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Sunday, Nov 19, 2017
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Embattled KB Home faced prior complaints in Texas

TAMPA - For months, local residents have criticized KB Home for leaving them living in homes with leaks, mold and shoddy construction. It's a relatively new saga for the national homebuilder in communities surrounding Tampa, but it's a controversy the California-based company has faced before. Residents in San Antonio, Texas, spent a decade fighting KB over construction complaints before winning their battles. Documents obtained by News Channel 8 show KB bought back homes in two neighborhoods in the mid-2000s and agreed to a $20 million settlement in 2011 with the San Antonio Housing Authority to settle claims of shoddy construction. Complaints about KB surfaced locally months ago when homeowners at Willowbrook in Bradenton spoke out about mold, leaks and collapsing balconies. More than 30 units have been deemed unsafe by county inspectors. Residents say KB has done only band-aid repairs that don't correct the problems.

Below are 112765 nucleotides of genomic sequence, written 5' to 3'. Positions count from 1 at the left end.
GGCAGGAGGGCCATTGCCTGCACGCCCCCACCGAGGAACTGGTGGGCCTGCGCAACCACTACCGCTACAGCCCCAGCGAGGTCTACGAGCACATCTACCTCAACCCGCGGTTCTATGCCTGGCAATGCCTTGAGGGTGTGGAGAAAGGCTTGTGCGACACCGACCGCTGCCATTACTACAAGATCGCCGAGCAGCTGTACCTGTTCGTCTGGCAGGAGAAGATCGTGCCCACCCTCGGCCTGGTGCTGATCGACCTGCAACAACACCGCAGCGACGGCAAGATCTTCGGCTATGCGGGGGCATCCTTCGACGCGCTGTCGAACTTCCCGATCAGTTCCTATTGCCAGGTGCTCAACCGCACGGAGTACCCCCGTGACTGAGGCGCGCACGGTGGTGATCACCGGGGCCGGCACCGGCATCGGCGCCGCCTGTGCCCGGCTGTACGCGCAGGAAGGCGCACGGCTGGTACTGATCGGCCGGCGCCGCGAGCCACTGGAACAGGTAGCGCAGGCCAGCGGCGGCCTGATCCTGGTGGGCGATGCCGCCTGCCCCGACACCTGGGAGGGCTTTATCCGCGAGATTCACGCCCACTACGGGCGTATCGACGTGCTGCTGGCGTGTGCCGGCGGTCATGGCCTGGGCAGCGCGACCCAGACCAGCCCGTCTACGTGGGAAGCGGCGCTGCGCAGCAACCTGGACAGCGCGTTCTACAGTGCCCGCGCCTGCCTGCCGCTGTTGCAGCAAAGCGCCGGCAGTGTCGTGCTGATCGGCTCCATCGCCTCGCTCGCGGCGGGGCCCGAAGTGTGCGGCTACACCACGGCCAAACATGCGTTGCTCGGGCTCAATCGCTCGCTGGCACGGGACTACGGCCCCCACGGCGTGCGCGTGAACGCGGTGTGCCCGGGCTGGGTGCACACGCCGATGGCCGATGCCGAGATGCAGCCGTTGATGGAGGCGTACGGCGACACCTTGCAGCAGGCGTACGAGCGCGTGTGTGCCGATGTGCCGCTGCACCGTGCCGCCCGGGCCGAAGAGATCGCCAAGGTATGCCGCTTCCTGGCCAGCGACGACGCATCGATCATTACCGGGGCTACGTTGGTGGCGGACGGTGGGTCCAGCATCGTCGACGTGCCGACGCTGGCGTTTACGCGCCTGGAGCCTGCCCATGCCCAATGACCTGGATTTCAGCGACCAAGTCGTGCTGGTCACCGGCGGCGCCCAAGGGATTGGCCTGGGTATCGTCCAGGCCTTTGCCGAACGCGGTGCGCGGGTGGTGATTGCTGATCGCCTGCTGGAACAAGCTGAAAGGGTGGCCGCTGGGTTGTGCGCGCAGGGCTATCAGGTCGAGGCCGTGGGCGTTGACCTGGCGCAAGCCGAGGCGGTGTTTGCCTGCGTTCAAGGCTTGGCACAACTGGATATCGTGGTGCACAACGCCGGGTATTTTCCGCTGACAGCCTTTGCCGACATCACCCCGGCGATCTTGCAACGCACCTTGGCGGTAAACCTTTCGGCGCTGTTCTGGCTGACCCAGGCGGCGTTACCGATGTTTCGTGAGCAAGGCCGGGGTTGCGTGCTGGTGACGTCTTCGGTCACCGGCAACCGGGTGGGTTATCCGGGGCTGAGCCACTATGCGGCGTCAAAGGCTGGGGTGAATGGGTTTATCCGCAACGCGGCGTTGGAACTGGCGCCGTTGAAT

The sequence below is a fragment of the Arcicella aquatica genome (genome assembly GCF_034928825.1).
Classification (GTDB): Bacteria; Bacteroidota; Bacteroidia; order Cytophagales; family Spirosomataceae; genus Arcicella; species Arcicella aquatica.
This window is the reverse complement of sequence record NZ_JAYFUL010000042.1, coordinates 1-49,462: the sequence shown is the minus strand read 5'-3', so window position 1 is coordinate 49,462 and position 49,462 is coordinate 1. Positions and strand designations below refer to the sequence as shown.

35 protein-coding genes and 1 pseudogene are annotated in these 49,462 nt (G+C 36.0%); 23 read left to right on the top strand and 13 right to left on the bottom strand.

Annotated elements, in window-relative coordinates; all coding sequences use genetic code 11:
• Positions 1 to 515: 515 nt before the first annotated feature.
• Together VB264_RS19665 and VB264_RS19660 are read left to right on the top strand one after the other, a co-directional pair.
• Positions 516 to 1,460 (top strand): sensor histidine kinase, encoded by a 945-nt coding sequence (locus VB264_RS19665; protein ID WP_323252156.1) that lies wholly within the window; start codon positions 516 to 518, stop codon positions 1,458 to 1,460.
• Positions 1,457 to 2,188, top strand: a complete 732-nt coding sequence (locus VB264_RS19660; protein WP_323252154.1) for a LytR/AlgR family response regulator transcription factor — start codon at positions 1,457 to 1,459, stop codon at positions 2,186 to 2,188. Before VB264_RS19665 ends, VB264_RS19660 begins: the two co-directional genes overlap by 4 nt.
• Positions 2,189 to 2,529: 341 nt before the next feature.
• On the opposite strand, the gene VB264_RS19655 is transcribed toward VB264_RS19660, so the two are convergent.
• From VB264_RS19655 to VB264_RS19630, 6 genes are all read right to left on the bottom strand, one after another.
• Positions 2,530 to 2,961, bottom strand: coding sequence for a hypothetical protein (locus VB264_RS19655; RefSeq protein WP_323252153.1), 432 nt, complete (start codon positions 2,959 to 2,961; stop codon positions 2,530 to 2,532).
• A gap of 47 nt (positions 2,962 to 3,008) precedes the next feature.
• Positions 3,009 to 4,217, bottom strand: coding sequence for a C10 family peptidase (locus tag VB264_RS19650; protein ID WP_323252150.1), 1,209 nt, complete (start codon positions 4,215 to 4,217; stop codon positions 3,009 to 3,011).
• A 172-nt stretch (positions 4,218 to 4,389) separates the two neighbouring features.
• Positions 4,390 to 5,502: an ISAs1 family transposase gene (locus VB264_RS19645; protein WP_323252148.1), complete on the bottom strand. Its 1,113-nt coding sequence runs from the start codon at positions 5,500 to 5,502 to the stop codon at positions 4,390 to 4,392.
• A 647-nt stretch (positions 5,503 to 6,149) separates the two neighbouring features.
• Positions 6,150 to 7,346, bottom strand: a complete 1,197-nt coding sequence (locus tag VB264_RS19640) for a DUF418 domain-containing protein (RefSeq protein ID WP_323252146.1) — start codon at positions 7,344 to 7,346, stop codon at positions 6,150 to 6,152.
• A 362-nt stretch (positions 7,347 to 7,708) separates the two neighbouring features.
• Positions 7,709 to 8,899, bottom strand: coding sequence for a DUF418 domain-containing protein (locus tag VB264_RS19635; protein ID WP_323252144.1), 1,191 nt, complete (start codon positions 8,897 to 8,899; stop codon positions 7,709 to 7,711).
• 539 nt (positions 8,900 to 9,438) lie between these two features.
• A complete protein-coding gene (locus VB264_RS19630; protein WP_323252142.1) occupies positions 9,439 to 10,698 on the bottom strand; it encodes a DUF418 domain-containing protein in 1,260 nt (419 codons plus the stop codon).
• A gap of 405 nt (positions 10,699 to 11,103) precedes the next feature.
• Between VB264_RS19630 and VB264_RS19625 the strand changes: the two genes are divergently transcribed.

A contractor, Michael Hamilton, also said he stripped one Willowbrook condominium down to the studs and found serious construction flaws and code violations. Similar allegations were voiced in a 2007 whistleblower lawsuit, which claimed the company concealed building defects and instructed sales agents to move forward with home closings anyway. So far, people living in 11 neighborhoods across four Florida counties have complained about shoddy construction. They say houses are cracking and KB either fails to fix the problems or says their warranties don't cover them. In Texas, homeowners in the Northampton and Tara West subdivisions in the early 2000s complained of leaks, cracks and soggy soil that damaged foundations. Residents demanded their homes be bought back, but KB refused. The protests, sometimes at the steps of the state capitol, gained the attention of elected officials, and even San Antonio's mayor called on KB to buy back houses. Residents contacted by News Channel 8 say hundreds of homes were repurchased by KB. Residents who agreed to the buyout say they had to sign settlements that prohibit them from sharing details with the media. Buybacks would be sweet relief for many Willowbrook residents, who for months have insisted KB buy back their condos. The residents and some contractors say it would be more expensive to fix the units than to demolish and rebuild them. Residents say they are tired of the company's inadequate repairs, and the homebuilder isn't saying why it won't buy back the homes. Instead, it issued this statement: "KB remains committed to making the repairs to the homes in Willowbrook, which we believe is in the best interest of all of our homeowners and the community." KB hired a former employee, Gerald Wade, to walk the neighborhood and persuade homeowners to work with the builder and allow the repairs. "He can mind his own business," said homeowner Kelly Hayes. "I'm done with this." It wasn't until last year that KB, along with a Texas developer, agreed to the $20 million settlement with homeowners and the San Antonio Housing Authority. The two companies had partnered with the authority to build Mirasol Homes. Some of the homes were sold to individuals with low incomes, while others were owned by the authority to rent to public housing residents. Shortly after residents moved in, they complained of water intrusion, mold, and windows and doors that weren't fitted properly. After years of fighting, the authority hired experts to tear two houses down to the studs. As was the case in Willowbrook, the Texas contractor found problems. The authority filed a lawsuit in 2009, claiming "major structural flaws in the foundations, roofs and frames that exposed the houses to water damage." Those reports were a turning point in the case, an authority spokeswoman said. The settlement money was divided, with about $12 million going to the authority and $8 million spread out among residents, depending on the level of damage in their homes. Many of the residents received $60,000 to $90,000, enough to repair homes or pay off mortgages.

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